War of the Worlds

George Herbert Wells published The War of the Worlds in 1898. It was about impregnable machines from space razing London. Britons were worried about Germany’s growing military power. The book sold by the millions.

40 Years later, Orson Wells adapted it for radio as a Halloween prank. The Great Depression was just ending, and World War II was coming. Part of the show sounded just like real people dying on the air. Over a million people thought the broadcast was real, and panicked. Police seized all the scripts.

Guess who owns the only extant original copy? Stephen Spielberg. When he decided to film a remake for 2005, his first obstacle was that there’s no need for one. So he uses a handful of symbols from 9/11 to stir our anxieties – ash, panic, a falling jumbo jet. The contemporary graft doesn’t "take" on the old fashioned story. But I guess if one thing could put terrorism into perspective, it’s aliens destroying the world.

Tom Cruise plays Ray Ferrier, a selfish New Jersey crane operator. His kids, a teenager named Robbie (Justin Chatwin), and a little girl, Rachel (Dakota Fanning), are staying with him for the weekend. He sort of wants to be a dad sometimes, but the kids are having none of it. He’s soon going to have to figure it out all at once.

There is a storm; wind blows the wrong direction. Everything electrical dies – cell phones, watches, cars. Ray walks to where lightning struck 26 times. It has left a mysterious crater. A giant machine on three legs rises from the hole and aims heat rays at people, turning them into puffs of ash. The street buckles, a church splits in two, and a lot of it looks real.

Ray commandeers a working car and drives the kids towards his ex-wife in Boston. I steadily lost interest in the hokey family’s fate. But their point of view affords surreal glimpses of civilization’s collapse. The complacent are going to be shocked that this is not Independence Day , but Saving Private Ryan . This alien Final Solution is Spielberg’s fifth movie troubled by his artistic nemesis, Nazi Germany – the shadow of his own doubt.

Spielberg has spent his career playing to audiences better than anyone – a great entertainer, but not an artist. Now he is a powerful mogul and studio chief of DreamWorks. I am certain that he is trying to become an artist, but the inertia of commerce and fear of failing to connect with an audience are holding him back. His anguished film A.I. showed a Spielberg at war with himself. An intelligent, visionary movie was clawed back into a sentimental fairy tale. Now, The War of the Worlds is filled with images and scenes from previous Spielberg movies. He is looking back. But he is rummaging through an attic filled with toys.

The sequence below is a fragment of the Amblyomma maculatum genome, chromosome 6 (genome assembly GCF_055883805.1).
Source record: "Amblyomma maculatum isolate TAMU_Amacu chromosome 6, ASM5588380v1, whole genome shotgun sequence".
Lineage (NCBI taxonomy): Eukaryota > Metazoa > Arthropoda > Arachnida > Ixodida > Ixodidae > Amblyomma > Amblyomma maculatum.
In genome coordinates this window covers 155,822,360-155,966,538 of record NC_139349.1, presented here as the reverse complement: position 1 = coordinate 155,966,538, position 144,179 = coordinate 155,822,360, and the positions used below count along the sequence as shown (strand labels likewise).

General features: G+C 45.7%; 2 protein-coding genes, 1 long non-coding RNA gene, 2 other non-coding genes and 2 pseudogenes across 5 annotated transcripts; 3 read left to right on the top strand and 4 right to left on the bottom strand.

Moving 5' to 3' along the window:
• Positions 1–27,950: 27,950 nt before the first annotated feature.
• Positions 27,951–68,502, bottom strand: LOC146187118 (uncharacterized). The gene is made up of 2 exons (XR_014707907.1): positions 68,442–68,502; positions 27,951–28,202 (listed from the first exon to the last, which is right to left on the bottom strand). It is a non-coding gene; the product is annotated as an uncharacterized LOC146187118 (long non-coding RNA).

Spielberg told Wired magazine that the older he gets, the less he’s interested in what people think. That’s a hopeful sign. In The War of the Worlds , in a bizarre scene, Tom Cruise is plucked by a tripod. He wriggles free of a colon, is squirted out a sphincter, and deposited into one of two suspiciously egg-shaped cages hanging under the belly of the thing. It can now be said that Spielberg has got a pair.

That scene, and what the aliens want form the people they don’t disintegrate, are Spielberg flexing a muscle atrophied since Jaws , used again on Minority Report: a wicked sense of humor. That’s it – the breadcrumb trail that can lead him out of the forest. May he have the courage to follow it.

The War of the Worlds is playing at Showplace West. This and other theater and music reviews are available online at wfiu.indiana.edu. Reviewing movies for WFIU, this is Peter Noble-Kuchera.

Peter Noble Kuchera

Originally from Columbus, Indiana, Peter moved to Bloomington in 1998. He completed four years of film study at the University of Minnesota and two years of film production in the Film Cities in St. Paul. He began reviewing movies for WFIU in 2003 and began producing on-air fundraising spots for WTIU in 2006. In 2008 he received a second place award for Best Radio Critic at the Los Angeles Press Club’s First Annual National Entertainment Journalism Awards in 2008. Peter passed away suddenly on June 8, 2009.

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